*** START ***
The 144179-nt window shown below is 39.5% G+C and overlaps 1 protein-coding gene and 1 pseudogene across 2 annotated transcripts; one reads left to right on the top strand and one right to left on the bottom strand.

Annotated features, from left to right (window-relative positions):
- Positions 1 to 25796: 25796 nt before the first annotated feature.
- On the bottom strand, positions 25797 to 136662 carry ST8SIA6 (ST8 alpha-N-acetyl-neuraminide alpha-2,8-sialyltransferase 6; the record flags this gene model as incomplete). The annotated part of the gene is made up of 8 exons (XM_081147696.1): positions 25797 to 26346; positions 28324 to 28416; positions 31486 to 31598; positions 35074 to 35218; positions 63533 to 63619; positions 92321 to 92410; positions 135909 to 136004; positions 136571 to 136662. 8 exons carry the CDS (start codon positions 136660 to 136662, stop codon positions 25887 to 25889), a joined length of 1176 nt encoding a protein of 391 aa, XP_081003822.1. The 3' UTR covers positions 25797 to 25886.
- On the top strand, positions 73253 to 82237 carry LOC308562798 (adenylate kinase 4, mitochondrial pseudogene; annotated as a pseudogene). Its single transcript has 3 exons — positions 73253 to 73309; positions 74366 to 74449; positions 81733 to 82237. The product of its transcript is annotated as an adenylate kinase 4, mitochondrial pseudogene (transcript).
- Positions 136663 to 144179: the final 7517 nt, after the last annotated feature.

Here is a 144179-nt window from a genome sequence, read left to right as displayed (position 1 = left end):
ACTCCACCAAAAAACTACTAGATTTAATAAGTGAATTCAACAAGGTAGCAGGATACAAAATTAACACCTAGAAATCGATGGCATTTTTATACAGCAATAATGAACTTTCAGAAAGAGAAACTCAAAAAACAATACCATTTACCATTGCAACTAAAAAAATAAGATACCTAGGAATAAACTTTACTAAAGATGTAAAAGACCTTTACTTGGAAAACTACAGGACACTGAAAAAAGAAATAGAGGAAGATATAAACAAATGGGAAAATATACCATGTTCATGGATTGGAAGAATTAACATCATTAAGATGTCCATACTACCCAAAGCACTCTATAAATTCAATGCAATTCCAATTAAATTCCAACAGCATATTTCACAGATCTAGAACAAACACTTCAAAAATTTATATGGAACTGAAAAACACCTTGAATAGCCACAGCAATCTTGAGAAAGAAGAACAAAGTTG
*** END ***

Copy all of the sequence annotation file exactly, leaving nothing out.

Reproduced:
The 144179-nt window shown below is 39.5% G+C and overlaps 1 protein-coding gene and 1 pseudogene across 2 annotated transcripts; one reads left to right on the top strand and one right to left on the bottom strand.

Annotated features, from left to right (window-relative positions):
- Positions 1 to 25796: 25796 nt before the first annotated feature.
- On the bottom strand, positions 25797 to 136662 carry ST8SIA6 (ST8 alpha-N-acetyl-neuraminide alpha-2,8-sialyltransferase 6; the record flags this gene model as incomplete). The annotated part of the gene is made up of 8 exons (XM_081147696.1): positions 25797 to 26346; positions 28324 to 28416; positions 31486 to 31598; positions 35074 to 35218; positions 63533 to 63619; positions 92321 to 92410; positions 135909 to 136004; positions 136571 to 136662. 8 exons carry the CDS (start codon positions 136660 to 136662, stop codon positions 25887 to 25889), a joined length of 1176 nt encoding a protein of 391 aa, XP_081003822.1. The 3' UTR covers positions 25797 to 25886.
- On the top strand, positions 73253 to 82237 carry LOC308562798 (adenylate kinase 4, mitochondrial pseudogene; annotated as a pseudogene). Its single transcript has 3 exons — positions 73253 to 73309; positions 74366 to 74449; positions 81733 to 82237. The product of its transcript is annotated as an adenylate kinase 4, mitochondrial pseudogene (transcript).
- Positions 136663 to 144179: the final 7517 nt, after the last annotated feature.

Here is a 144179-nt window from a genome sequence, read left to right as displayed (position 1 = left end):
ACTCCACCAAAAAACTACTAGATTTAATAAGTGAATTCAACAAGGTAGCAGGATACAAAATTAACACCTAGAAATCGATGGCATTTTTATACAGCAATAATGAACTTTCAGAAAGAGAAACTCAAAAAACAATACCATTTACCATTGCAACTAAAAAAATAAGATACCTAGGAATAAACTTTACTAAAGATGTAAAAGACCTTTACTTGGAAAACTACAGGACACTGAAAAAAGAAATAGAGGAAGATATAAACAAATGGGAAAATATACCATGTTCATGGATTGGAAGAATTAACATCATTAAGATGTCCATACTACCCAAAGCACTCTATAAATTCAATGCAATTCCAATTAAATTCCAACAGCATATTTCACAGATCTAGAACAAACACTTCAAAAATTTATATGGAACTGAAAAACACCTTGAATAGCCACAGCAATCTTGAGAAAGAAGAACAAAGTTG